States and the federal government use several methods to protect the electoral process. First, these entities set basic requirements to cast a ballot. To vote in the United States, you must generally meet the following criteria:
- Be 18 or older
- Meet your state's residency requirements
- Be a U.S. citizen
- Register to vote before your state's registration deadline
Also, some states do not allow convicted felons to vote.
Every state (except North Dakota) uses voter registration to prevent voter fraud. Voter registration requires eligible voters to register with an election official before the election. Some states require voters to register before Election Day. Others allow voters to register on Election Day.
As of January 2024, 34 states have some variation of voter ID laws. Although the laws may vary by state, they generally need voters to present some form of identification before they cast their vote. Some states require voters to show a photo ID, such as a driver's license. Other states may allow non-photo IDs, like bank statements or insurance cards. Check your state's voter ID laws for specific information.
Both political parties support free and fair elections. But Republicans and Democrats tend to disagree on how to ensure such polls. Republicans support more restrictive laws that, they say, promote free and fair elections. Democrats argue against such laws, saying they suppress legitimate voters from casting a ballot and target disadvantaged groups.
Voter ID Laws
The basic argument for voter ID laws is that they prevent voter fraud and ensure fair elections. For example, supporters argue that requiring photo IDs helps to ensure a voter does not impersonate an otherwise eligible or registered voter. It also helps to prevent non-eligible voters from casting a ballot. Supporters also argue that requiring ID before casting a vote is not a burdensome request.
Critics of strict voter ID laws argue that they may suppress voters from exercising their right to vote. Critics, such as the American Civil Liberties Union (ACLU), say that, of the people who don't have ID, most are "low-income, racial and ethnic minorities, elderly, or people with disabilities." The ACLU notes that in 2017, over 21 million Americans did not have the ID necessary to cast a ballot.
Voter Registration Laws
Another controversy surrounding election laws is around same-day voter registration. As of November 2023, 21 states and the District of Columbia allow election-day registration.
Supporters of same-day registration argue that it increases voter turnout and voting access, especially for young and minority voters. They also claim it doesn't undermine the electoral process because the states that allow it require people to provide identification.
Critics of same-day voter registration laws argue that they are counterproductive to ensuring election integrity. One argument is that these laws create "administrative chaos" on election day. Another is the burden it places on election officials, including collecting voter information and correctly counting ballots.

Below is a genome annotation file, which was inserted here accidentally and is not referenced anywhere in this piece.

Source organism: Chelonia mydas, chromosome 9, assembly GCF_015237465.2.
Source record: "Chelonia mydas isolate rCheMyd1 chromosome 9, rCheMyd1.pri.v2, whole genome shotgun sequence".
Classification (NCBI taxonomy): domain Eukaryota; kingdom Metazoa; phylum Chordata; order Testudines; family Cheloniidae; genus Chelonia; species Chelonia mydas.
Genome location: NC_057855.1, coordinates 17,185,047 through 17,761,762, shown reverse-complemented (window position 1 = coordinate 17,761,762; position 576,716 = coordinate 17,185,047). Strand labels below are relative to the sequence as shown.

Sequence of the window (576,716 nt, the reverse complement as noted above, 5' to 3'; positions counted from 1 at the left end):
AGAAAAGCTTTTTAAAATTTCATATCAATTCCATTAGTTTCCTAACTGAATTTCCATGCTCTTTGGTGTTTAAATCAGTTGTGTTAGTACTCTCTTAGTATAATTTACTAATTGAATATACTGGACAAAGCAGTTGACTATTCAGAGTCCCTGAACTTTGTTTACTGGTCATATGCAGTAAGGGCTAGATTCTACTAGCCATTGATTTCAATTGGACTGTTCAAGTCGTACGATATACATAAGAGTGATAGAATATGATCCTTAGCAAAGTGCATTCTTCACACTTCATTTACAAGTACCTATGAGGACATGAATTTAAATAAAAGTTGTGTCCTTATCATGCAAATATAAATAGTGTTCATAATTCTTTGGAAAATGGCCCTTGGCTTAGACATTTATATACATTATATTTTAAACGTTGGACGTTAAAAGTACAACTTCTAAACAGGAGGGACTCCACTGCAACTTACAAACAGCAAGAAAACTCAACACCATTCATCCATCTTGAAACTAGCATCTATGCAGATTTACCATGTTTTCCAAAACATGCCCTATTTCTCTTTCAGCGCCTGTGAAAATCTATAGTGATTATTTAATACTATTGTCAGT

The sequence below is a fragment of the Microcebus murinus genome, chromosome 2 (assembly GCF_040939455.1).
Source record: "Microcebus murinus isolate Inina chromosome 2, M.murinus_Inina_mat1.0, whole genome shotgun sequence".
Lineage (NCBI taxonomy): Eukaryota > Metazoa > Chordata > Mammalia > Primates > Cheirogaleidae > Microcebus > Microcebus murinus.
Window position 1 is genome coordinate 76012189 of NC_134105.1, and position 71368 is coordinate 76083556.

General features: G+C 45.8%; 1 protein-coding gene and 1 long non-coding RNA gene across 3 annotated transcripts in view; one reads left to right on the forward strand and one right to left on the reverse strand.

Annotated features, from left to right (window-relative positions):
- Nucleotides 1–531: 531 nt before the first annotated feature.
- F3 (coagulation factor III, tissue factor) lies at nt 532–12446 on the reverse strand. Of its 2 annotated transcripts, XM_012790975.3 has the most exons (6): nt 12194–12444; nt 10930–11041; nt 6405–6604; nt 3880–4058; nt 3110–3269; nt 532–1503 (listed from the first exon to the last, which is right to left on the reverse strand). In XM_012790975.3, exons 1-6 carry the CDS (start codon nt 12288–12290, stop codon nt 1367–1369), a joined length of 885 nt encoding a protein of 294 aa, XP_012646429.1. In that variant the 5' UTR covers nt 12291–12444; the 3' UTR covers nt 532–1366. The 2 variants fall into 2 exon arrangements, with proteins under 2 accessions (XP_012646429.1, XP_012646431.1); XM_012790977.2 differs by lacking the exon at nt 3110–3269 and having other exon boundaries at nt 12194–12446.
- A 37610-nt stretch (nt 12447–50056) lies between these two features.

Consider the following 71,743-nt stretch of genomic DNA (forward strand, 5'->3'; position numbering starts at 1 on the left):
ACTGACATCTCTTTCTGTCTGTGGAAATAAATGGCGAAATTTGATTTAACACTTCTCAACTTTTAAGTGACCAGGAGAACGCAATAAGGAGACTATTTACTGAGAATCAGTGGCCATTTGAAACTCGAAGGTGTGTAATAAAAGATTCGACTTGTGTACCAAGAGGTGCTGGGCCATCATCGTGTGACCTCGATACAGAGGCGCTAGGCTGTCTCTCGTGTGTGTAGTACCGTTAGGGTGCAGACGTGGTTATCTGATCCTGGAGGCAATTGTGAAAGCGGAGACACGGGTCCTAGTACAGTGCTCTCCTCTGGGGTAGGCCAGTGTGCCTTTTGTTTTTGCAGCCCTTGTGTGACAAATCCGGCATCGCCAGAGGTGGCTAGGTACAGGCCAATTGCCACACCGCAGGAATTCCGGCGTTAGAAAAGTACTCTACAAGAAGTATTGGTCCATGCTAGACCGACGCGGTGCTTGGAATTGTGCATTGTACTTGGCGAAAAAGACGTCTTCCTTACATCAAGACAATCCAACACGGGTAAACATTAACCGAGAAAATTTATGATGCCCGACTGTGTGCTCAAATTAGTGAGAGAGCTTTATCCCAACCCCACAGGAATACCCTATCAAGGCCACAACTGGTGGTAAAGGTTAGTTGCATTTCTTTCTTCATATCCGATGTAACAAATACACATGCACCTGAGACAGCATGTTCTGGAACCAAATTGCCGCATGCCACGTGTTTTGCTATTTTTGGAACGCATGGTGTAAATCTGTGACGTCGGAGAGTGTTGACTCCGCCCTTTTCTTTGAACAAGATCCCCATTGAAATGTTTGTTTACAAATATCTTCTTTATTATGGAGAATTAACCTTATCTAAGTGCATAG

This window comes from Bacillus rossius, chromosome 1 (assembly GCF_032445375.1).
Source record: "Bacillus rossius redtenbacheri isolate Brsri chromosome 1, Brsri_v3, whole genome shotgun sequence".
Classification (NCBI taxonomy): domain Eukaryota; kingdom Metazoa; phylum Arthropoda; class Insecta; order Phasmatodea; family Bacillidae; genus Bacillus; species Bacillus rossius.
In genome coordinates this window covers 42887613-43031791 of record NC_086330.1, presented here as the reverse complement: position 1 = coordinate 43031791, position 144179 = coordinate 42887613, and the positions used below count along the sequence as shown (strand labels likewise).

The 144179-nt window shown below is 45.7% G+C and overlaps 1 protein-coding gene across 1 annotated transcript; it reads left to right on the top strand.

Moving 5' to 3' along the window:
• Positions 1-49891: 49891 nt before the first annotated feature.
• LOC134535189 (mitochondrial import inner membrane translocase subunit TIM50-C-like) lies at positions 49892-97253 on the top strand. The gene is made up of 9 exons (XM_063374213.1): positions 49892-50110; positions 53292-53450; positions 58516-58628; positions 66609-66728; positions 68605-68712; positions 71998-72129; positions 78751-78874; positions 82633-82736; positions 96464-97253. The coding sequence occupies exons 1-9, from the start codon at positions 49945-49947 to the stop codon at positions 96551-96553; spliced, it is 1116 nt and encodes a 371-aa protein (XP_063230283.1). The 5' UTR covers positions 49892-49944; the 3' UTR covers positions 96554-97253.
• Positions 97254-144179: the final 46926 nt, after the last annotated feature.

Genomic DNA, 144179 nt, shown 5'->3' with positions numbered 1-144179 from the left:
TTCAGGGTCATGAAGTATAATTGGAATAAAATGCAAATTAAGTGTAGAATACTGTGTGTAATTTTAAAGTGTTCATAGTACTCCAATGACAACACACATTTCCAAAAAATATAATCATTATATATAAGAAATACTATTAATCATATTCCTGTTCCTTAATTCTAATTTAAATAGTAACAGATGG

History of Voter Suppression Laws
At its beginning, the U.S. Constitution did not provide a universal right to vote. Instead, it let the states decide who could vote in federal, state, and local elections.
The United States has a long history of blocking certain Americans from voting. At first, only white, male property owners or taxpayers could vote in elections. After the Civil War, the Fifteenth Amendment gave voting rights to every man in America, regardless of "race, color, or previous condition of servitude."
From 1890 forward, former Confederate states amended their state constitutions to disenfranchise Black voters. Some of the more well-known voter suppression strategies used during the Jim Crow era included:
- Poll taxes (a fee to register to vote)
- Residency requirements
- Literacy and comprehension tests
Women didn't get the right to vote until 1920. Congress passed the 19th Amendment to the U.S. Constitution in 1919, and the states ratified it in 1920.
Voting Rights Act of 1965
After significant efforts from voting rights activists, Congress passed the Voting Rights Act of 1965, and President Lyndon B. Johnson signed it into law. The Voting Rights Act regulated elections. Specifically, it:
- Banned the use of literacy tests as a requirement for voter registration
- Gave the federal government control of voter registration in areas where less than half of minorities were not registered to vote
- Permitted the U.S. Attorney General to investigate the use of poll taxes in state and local elections (the Supreme Court banned poll taxes in 1966)
After the passage of the Voting Rights Act, voter turnout for Black voters increased from 6% in 1964 to 59% in 1969.
Section Five: Disenfranchisement
Section Five of the Voting Rights Act contained rules that applied only to states or jurisdictions that engaged in voting discrimination. It prevented state legislatures from making any laws or practices affecting voting without approval from the U.S. Attorney General or the U.S. District Court in Washington, D.C.
Section Five had a "coverage formula" identifying the states or jurisdictions that had to get approval for voting rules. It included nine states and parts of six other states.